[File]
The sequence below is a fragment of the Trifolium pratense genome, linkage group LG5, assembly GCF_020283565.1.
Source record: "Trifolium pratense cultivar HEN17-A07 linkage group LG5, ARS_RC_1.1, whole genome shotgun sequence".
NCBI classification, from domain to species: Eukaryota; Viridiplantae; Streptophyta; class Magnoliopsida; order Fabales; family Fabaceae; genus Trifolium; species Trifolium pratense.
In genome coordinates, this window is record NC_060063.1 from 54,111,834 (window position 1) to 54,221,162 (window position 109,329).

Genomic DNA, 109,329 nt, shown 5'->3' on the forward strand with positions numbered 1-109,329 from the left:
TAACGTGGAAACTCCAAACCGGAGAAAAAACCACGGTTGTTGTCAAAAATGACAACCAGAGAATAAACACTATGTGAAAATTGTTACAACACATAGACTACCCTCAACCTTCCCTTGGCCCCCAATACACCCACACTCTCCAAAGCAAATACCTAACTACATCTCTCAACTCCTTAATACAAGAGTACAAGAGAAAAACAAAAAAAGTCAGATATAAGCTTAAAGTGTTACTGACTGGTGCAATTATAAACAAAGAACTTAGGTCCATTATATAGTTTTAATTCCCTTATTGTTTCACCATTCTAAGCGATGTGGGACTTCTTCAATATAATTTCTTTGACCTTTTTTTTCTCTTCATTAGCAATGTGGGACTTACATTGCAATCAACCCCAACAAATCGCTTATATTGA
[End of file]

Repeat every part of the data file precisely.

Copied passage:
The sequence below is a fragment of the Trifolium pratense genome, linkage group LG5, assembly GCF_020283565.1.
Source record: "Trifolium pratense cultivar HEN17-A07 linkage group LG5, ARS_RC_1.1, whole genome shotgun sequence".
NCBI classification, from domain to species: Eukaryota; Viridiplantae; Streptophyta; class Magnoliopsida; order Fabales; family Fabaceae; genus Trifolium; species Trifolium pratense.
In genome coordinates, this window is record NC_060063.1 from 54,111,834 (window position 1) to 54,221,162 (window position 109,329).

Genomic DNA, 109,329 nt, shown 5'->3' on the forward strand with positions numbered 1-109,329 from the left:
TAACGTGGAAACTCCAAACCGGAGAAAAAACCACGGTTGTTGTCAAAAATGACAACCAGAGAATAAACACTATGTGAAAATTGTTACAACACATAGACTACCCTCAACCTTCCCTTGGCCCCCAATACACCCACACTCTCCAAAGCAAATACCTAACTACATCTCTCAACTCCTTAATACAAGAGTACAAGAGAAAAACAAAAAAAGTCAGATATAAGCTTAAAGTGTTACTGACTGGTGCAATTATAAACAAAGAACTTAGGTCCATTATATAGTTTTAATTCCCTTATTGTTTCACCATTCTAAGCGATGTGGGACTTCTTCAATATAATTTCTTTGACCTTTTTTTTCTCTTCATTAGCAATGTGGGACTTACATTGCAATCAACCCCAACAAATCGCTTATATTGA